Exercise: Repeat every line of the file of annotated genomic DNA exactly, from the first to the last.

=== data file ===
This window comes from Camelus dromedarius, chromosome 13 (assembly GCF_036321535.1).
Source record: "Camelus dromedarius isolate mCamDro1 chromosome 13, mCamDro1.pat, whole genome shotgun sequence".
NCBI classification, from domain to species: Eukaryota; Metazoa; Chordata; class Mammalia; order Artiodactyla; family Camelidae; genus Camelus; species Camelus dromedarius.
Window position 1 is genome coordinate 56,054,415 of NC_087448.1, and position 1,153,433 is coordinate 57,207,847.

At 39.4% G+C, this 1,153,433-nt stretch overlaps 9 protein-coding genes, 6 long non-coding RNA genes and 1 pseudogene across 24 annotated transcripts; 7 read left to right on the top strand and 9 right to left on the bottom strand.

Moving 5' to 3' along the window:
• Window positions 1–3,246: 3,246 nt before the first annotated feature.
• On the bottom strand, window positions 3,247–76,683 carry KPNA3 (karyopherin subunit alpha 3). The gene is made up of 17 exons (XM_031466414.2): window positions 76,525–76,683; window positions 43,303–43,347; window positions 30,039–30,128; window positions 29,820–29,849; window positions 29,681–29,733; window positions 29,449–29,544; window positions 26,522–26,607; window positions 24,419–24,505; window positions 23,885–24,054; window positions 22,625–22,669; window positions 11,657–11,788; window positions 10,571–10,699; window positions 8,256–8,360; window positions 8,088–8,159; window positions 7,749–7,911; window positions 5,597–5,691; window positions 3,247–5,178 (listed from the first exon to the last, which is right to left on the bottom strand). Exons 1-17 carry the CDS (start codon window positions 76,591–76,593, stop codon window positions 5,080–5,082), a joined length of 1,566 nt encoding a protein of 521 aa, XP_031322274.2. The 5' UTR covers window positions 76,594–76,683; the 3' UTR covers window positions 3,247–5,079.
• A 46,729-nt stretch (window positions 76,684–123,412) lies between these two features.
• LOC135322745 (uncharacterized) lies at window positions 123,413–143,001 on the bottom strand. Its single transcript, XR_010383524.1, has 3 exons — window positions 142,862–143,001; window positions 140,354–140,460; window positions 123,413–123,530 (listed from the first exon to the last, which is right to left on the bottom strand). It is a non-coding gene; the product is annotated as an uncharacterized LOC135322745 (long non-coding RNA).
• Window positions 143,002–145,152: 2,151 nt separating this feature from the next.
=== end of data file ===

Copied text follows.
This window comes from Camelus dromedarius, chromosome 13 (assembly GCF_036321535.1).
Source record: "Camelus dromedarius isolate mCamDro1 chromosome 13, mCamDro1.pat, whole genome shotgun sequence".
NCBI classification, from domain to species: Eukaryota; Metazoa; Chordata; class Mammalia; order Artiodactyla; family Camelidae; genus Camelus; species Camelus dromedarius.
Window position 1 is genome coordinate 56,054,415 of NC_087448.1, and position 1,153,433 is coordinate 57,207,847.

At 39.4% G+C, this 1,153,433-nt stretch overlaps 9 protein-coding genes, 6 long non-coding RNA genes and 1 pseudogene across 24 annotated transcripts; 7 read left to right on the top strand and 9 right to left on the bottom strand.

Moving 5' to 3' along the window:
• Window positions 1–3,246: 3,246 nt before the first annotated feature.
• On the bottom strand, window positions 3,247–76,683 carry KPNA3 (karyopherin subunit alpha 3). The gene is made up of 17 exons (XM_031466414.2): window positions 76,525–76,683; window positions 43,303–43,347; window positions 30,039–30,128; window positions 29,820–29,849; window positions 29,681–29,733; window positions 29,449–29,544; window positions 26,522–26,607; window positions 24,419–24,505; window positions 23,885–24,054; window positions 22,625–22,669; window positions 11,657–11,788; window positions 10,571–10,699; window positions 8,256–8,360; window positions 8,088–8,159; window positions 7,749–7,911; window positions 5,597–5,691; window positions 3,247–5,178 (listed from the first exon to the last, which is right to left on the bottom strand). Exons 1-17 carry the CDS (start codon window positions 76,591–76,593, stop codon window positions 5,080–5,082), a joined length of 1,566 nt encoding a protein of 521 aa, XP_031322274.2. The 5' UTR covers window positions 76,594–76,683; the 3' UTR covers window positions 3,247–5,079.
• A 46,729-nt stretch (window positions 76,684–123,412) lies between these two features.
• LOC135322745 (uncharacterized) lies at window positions 123,413–143,001 on the bottom strand. Its single transcript, XR_010383524.1, has 3 exons — window positions 142,862–143,001; window positions 140,354–140,460; window positions 123,413–123,530 (listed from the first exon to the last, which is right to left on the bottom strand). It is a non-coding gene; the product is annotated as an uncharacterized LOC135322745 (long non-coding RNA).
• Window positions 143,002–145,152: 2,151 nt separating this feature from the next.